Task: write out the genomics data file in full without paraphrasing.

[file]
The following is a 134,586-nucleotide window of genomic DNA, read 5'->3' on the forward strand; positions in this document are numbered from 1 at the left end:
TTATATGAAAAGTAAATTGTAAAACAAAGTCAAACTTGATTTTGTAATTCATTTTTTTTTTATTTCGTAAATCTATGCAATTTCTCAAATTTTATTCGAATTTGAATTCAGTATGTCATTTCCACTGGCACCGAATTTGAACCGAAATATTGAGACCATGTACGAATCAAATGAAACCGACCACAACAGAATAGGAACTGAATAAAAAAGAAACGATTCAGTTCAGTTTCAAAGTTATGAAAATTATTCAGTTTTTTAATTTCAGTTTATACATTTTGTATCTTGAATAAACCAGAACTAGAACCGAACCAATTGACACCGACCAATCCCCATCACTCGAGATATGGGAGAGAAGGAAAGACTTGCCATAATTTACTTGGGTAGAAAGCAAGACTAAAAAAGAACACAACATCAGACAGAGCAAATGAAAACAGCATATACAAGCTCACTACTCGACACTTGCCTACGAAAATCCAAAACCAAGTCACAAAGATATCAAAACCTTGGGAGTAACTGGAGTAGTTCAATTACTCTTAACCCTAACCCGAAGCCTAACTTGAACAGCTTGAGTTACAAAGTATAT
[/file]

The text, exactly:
The following is a 134,586-nucleotide window of genomic DNA, read 5'->3' on the forward strand; positions in this document are numbered from 1 at the left end:
TTATATGAAAAGTAAATTGTAAAACAAAGTCAAACTTGATTTTGTAATTCATTTTTTTTTTATTTCGTAAATCTATGCAATTTCTCAAATTTTATTCGAATTTGAATTCAGTATGTCATTTCCACTGGCACCGAATTTGAACCGAAATATTGAGACCATGTACGAATCAAATGAAACCGACCACAACAGAATAGGAACTGAATAAAAAAGAAACGATTCAGTTCAGTTTCAAAGTTATGAAAATTATTCAGTTTTTTAATTTCAGTTTATACATTTTGTATCTTGAATAAACCAGAACTAGAACCGAACCAATTGACACCGACCAATCCCCATCACTCGAGATATGGGAGAGAAGGAAAGACTTGCCATAATTTACTTGGGTAGAAAGCAAGACTAAAAAAGAACACAACATCAGACAGAGCAAATGAAAACAGCATATACAAGCTCACTACTCGACACTTGCCTACGAAAATCCAAAACCAAGTCACAAAGATATCAAAACCTTGGGAGTAACTGGAGTAGTTCAATTACTCTTAACCCTAACCCGAAGCCTAACTTGAACAGCTTGAGTTACAAAGTATAT